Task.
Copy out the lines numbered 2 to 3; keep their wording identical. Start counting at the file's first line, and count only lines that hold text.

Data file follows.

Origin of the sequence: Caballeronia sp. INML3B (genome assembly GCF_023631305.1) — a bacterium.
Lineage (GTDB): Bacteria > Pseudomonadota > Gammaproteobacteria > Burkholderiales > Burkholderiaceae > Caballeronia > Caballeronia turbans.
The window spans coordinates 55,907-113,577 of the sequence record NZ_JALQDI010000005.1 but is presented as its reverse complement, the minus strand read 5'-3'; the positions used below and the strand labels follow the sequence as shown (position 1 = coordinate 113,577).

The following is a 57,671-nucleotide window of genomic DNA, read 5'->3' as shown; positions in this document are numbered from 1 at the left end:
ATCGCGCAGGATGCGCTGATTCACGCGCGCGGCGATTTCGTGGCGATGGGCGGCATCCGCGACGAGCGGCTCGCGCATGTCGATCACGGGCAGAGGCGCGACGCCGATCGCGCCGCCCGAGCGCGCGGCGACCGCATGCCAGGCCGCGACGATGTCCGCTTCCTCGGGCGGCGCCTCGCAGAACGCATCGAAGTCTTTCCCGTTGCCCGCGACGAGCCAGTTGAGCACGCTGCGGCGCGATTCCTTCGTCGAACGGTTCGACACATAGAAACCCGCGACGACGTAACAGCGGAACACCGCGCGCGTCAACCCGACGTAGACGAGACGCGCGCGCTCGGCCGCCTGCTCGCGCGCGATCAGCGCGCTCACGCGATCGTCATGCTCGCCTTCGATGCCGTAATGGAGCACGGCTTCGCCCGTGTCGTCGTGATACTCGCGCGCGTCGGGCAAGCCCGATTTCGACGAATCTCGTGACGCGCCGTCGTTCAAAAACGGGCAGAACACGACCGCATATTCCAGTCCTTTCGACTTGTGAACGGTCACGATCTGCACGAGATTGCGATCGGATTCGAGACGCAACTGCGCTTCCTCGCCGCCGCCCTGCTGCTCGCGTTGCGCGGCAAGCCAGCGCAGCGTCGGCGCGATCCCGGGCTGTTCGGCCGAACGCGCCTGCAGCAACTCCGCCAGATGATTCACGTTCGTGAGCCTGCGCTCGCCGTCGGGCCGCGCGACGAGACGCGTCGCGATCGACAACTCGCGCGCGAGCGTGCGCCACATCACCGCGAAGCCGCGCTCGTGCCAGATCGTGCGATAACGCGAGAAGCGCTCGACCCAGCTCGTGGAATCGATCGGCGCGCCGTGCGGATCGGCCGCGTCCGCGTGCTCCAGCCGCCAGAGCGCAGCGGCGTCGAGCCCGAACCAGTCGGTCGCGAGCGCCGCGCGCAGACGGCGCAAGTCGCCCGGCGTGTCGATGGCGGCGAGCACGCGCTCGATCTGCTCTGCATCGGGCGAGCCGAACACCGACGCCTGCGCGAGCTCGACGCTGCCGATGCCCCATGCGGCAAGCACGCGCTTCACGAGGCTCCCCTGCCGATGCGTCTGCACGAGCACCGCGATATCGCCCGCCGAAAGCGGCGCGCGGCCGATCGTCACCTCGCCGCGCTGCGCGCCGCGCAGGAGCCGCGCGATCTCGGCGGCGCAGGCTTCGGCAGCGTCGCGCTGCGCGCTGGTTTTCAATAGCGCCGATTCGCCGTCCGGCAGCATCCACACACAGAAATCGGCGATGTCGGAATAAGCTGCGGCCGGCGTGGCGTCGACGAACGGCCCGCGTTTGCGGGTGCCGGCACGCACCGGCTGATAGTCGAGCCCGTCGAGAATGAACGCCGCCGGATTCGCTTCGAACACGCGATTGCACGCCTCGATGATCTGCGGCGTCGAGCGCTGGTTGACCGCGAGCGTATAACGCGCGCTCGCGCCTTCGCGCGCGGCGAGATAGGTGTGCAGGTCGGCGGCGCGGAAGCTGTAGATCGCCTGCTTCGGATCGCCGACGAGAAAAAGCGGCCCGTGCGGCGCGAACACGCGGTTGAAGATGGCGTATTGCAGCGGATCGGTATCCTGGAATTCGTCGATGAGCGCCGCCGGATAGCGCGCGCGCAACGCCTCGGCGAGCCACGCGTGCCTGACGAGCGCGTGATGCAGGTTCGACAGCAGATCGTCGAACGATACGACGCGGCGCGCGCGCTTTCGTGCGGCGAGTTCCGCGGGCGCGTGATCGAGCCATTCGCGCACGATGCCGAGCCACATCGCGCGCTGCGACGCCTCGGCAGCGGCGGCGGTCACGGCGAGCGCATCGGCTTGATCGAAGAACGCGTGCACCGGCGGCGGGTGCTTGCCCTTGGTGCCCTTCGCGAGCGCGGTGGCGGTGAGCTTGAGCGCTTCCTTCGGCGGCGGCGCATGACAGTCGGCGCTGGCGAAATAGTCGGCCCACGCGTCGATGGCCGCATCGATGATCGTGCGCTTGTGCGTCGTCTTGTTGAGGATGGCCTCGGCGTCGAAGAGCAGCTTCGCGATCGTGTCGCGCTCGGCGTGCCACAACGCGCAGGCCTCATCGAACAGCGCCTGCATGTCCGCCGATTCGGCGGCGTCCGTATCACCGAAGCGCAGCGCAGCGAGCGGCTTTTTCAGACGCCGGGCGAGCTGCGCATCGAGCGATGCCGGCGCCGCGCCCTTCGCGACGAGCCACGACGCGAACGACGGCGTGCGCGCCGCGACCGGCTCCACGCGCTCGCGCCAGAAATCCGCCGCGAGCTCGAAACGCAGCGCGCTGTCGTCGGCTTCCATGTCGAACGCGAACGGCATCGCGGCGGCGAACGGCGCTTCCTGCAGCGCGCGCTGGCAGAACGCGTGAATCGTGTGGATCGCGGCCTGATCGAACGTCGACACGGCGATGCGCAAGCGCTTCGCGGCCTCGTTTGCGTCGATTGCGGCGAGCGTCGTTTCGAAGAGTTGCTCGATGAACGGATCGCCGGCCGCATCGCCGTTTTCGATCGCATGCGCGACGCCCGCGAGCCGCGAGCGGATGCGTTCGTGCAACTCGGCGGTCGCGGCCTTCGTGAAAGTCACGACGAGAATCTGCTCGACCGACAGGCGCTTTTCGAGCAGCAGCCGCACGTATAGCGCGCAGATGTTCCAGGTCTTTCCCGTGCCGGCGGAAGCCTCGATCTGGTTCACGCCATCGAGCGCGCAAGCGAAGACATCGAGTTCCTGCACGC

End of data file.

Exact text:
Lineage (GTDB): Bacteria > Pseudomonadota > Gammaproteobacteria > Burkholderiales > Burkholderiaceae > Caballeronia > Caballeronia turbans.
The window spans coordinates 55,907-113,577 of the sequence record NZ_JALQDI010000005.1 but is presented as its reverse complement, the minus strand read 5'-3'; the positions used below and the strand labels follow the sequence as shown (position 1 = coordinate 113,577).